HST326 Paper - Whitehouse 1 Anna Whitehouse HST 326 24...

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Whitehouse 1 Anna Whitehouse HST 326 24 April 2011 Final Research Paper George F. Kennan and the Development of the “Containment” Policy It seems hard to imagine that someone so influential to US foreign policy as George F. Kennan entered the newly created Foreign Service after graduating from Princeton in 1925 simply because he had nothing better to do. 1 This choice, however, may not have been quite so random after all; when he was eight years old his father sent him live in Kassel, Germany for six months to learn German and pique his interests of the world beyond US soil. 2 The urge to travel may also have been predicted based upon his family history, as his cousin, twice removed, with whom he shared both name and birthday (he refers to him as George Kennan the elder) was an explorer in Russia during the late 1800s and wrote extensively about his travels. 3 Kennan’s extended time in the Soviet Union allowed him to develop perspectives about both the Soviet people and their government often contrary to those of the held by the US government and public opinion. Throughout his service with the government he devoted himself to dispelling these misconceptions primarily through writing, only to see his words fall flat before deaf ears. That is, until 1946 when his “Long Telegram” attracted the attention of the government and his 1947 “X Article” which, although it was largely misinterpreted, changed the way the nation thought, and served to sculpt American-Soviet relation policy following the conclusion of WWII. 1 George F. Kennan, Memoirs: 1925-1950 (New York: Little, Brown and Company, 1967), 17 2 Ibid, 19 3 Ibid, 23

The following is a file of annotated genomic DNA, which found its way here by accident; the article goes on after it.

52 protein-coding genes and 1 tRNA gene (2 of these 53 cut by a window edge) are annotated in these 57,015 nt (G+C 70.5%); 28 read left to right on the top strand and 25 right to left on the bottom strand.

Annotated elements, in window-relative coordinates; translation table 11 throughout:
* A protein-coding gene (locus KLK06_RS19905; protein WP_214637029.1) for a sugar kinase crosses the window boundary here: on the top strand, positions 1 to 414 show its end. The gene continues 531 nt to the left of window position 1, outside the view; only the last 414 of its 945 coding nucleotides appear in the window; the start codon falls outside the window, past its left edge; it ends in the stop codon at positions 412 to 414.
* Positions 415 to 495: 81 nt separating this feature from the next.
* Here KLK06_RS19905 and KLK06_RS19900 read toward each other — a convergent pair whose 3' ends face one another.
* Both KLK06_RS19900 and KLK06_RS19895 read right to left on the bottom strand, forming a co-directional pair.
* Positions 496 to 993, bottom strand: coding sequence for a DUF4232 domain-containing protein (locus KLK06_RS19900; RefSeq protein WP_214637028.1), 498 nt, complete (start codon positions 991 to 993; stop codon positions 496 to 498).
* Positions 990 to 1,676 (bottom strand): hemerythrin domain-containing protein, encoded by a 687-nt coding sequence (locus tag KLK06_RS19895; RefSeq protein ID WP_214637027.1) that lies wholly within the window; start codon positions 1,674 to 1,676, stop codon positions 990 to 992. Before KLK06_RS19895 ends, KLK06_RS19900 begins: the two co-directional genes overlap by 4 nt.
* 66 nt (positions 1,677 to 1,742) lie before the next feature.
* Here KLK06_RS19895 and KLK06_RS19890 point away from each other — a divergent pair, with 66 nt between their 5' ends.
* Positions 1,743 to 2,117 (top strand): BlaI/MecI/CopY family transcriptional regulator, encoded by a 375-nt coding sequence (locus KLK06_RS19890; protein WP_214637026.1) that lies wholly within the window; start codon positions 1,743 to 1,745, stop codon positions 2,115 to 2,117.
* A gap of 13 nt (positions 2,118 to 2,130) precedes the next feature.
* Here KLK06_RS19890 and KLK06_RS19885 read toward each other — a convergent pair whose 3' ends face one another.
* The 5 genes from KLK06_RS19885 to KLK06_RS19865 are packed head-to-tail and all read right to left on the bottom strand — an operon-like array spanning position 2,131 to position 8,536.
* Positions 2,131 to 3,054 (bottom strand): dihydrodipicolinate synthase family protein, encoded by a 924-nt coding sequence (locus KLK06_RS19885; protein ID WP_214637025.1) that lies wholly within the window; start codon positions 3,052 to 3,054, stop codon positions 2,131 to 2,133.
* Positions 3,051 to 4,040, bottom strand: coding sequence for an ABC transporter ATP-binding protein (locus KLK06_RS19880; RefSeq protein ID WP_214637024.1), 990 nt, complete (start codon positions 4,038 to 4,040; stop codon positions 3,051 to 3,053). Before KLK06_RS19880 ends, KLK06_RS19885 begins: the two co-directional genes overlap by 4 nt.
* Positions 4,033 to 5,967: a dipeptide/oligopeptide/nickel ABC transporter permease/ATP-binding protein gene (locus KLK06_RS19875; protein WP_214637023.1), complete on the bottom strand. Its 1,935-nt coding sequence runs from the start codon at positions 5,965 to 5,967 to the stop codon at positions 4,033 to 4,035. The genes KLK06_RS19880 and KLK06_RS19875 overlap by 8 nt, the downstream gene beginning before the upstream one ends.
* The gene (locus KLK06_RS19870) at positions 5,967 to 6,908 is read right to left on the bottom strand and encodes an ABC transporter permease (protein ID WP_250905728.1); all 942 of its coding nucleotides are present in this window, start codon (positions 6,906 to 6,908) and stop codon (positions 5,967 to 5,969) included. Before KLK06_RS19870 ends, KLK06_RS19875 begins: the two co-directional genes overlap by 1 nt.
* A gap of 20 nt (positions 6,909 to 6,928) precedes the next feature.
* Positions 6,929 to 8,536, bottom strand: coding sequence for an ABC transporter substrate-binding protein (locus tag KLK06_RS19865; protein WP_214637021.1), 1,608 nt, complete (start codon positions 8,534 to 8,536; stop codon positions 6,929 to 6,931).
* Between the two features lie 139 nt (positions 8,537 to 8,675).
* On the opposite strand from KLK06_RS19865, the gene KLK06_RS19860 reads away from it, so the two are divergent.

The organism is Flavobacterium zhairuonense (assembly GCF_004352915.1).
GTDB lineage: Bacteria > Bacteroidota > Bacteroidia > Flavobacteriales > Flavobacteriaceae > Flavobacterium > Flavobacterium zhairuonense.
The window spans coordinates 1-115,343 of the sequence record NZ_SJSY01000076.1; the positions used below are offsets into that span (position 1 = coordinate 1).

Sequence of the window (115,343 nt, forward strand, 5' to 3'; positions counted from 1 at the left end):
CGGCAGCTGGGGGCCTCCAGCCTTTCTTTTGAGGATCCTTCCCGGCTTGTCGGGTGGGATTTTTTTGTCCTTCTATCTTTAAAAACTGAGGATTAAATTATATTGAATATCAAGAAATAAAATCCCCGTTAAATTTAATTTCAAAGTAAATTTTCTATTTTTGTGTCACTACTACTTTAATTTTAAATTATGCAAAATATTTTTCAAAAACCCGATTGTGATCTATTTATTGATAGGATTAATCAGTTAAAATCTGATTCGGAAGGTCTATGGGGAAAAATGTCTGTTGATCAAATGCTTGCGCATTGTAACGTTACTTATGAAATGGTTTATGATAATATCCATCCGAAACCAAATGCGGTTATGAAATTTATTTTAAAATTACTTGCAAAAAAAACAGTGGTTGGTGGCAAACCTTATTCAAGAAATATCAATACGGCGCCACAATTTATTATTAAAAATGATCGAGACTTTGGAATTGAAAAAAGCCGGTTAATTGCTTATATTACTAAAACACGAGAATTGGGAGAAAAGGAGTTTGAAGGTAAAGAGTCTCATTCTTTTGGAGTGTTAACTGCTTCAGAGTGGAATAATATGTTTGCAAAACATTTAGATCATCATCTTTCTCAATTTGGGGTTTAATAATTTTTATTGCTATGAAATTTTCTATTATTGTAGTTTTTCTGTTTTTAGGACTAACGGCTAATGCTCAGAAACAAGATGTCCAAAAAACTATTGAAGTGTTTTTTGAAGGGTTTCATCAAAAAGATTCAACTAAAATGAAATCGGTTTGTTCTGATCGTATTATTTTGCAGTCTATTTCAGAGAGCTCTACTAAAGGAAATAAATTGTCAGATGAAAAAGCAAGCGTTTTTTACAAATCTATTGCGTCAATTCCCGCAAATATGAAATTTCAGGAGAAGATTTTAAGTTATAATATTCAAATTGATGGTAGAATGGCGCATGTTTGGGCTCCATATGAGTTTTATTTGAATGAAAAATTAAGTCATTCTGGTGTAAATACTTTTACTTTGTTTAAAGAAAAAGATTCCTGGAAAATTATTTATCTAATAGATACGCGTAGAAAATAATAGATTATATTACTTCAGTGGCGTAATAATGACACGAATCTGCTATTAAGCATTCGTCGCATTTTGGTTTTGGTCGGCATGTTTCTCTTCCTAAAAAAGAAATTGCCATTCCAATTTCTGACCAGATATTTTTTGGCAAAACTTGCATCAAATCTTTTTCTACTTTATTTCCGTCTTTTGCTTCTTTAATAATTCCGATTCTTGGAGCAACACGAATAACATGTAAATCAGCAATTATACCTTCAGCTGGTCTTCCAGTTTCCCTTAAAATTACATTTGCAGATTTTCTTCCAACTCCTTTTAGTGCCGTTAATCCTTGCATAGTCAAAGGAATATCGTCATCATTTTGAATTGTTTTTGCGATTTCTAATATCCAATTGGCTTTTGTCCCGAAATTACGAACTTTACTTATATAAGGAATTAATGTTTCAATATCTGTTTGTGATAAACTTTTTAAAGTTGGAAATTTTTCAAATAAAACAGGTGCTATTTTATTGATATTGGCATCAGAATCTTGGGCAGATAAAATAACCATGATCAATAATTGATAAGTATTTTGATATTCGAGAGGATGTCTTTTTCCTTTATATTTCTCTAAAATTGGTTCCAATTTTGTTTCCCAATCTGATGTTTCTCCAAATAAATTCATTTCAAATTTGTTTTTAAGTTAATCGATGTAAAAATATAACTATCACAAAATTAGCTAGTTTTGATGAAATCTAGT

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Whitehouse 2 Kennan’s first tour of duty was during the spring and summer of 1927 in Geneva after graduating from Foreign Service School (which he found rather dull), followed by a permanent assignment in Hamburg. 4 This experience proved to him his education was not up to par, but when he got back to Norfolk with the intentions of quitting he ran into a former teacher from the Foreign Service School, William Dawson, who convinced him to stay on and train as a specialist for one of the rarer languages (Chinese, Japanese, Arabic and Russian) and spend the next three years doing a graduate study at the University Berlin. 5 Outside of school much of his education about prerevolutionary Russia came from the works of Anton Chehov and, inside, on the advice of an old professor, Kennan studied Russian history rather than Sovietology. 6 Since no relationship existed between the US and Russia his assignments during preliminary Russian training were in Tallinn and Riga, where his unit would receive major Soviet periodicals and publications, study them, and report back, to whatever extent possible, the economic conditions in the Soviet Union. 7
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HST326 Paper - Whitehouse 1 Anna Whitehouse HST 326 24...

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